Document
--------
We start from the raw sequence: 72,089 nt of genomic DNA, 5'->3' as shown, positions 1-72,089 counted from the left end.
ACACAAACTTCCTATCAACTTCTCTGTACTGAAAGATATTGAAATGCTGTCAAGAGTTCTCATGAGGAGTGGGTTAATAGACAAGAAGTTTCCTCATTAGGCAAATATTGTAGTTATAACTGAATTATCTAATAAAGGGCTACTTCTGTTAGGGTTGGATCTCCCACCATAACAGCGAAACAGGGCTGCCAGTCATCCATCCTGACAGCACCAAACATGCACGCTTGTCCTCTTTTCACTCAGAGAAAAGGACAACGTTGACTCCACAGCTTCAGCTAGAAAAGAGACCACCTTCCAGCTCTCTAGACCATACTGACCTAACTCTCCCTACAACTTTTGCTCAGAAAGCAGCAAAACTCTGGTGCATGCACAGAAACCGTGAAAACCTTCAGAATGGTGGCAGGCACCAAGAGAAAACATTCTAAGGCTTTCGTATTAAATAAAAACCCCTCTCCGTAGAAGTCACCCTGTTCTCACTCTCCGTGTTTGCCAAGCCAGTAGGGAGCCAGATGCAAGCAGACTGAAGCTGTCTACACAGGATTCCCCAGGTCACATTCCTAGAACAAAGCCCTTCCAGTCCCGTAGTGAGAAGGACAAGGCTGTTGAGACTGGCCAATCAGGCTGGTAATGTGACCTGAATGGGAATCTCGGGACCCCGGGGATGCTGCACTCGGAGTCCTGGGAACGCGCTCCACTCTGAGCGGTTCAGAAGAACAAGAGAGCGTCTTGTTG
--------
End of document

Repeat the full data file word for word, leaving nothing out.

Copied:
We start from the raw sequence: 72,089 nt of genomic DNA, 5'->3' as shown, positions 1-72,089 counted from the left end.
ACACAAACTTCCTATCAACTTCTCTGTACTGAAAGATATTGAAATGCTGTCAAGAGTTCTCATGAGGAGTGGGTTAATAGACAAGAAGTTTCCTCATTAGGCAAATATTGTAGTTATAACTGAATTATCTAATAAAGGGCTACTTCTGTTAGGGTTGGATCTCCCACCATAACAGCGAAACAGGGCTGCCAGTCATCCATCCTGACAGCACCAAACATGCACGCTTGTCCTCTTTTCACTCAGAGAAAAGGACAACGTTGACTCCACAGCTTCAGCTAGAAAAGAGACCACCTTCCAGCTCTCTAGACCATACTGACCTAACTCTCCCTACAACTTTTGCTCAGAAAGCAGCAAAACTCTGGTGCATGCACAGAAACCGTGAAAACCTTCAGAATGGTGGCAGGCACCAAGAGAAAACATTCTAAGGCTTTCGTATTAAATAAAAACCCCTCTCCGTAGAAGTCACCCTGTTCTCACTCTCCGTGTTTGCCAAGCCAGTAGGGAGCCAGATGCAAGCAGACTGAAGCTGTCTACACAGGATTCCCCAGGTCACATTCCTAGAACAAAGCCCTTCCAGTCCCGTAGTGAGAAGGACAAGGCTGTTGAGACTGGCCAATCAGGCTGGTAATGTGACCTGAATGGGAATCTCGGGACCCCGGGGATGCTGCACTCGGAGTCCTGGGAACGCGCTCCACTCTGAGCGGTTCAGAAGAACAAGAGAGCGTCTTGTTG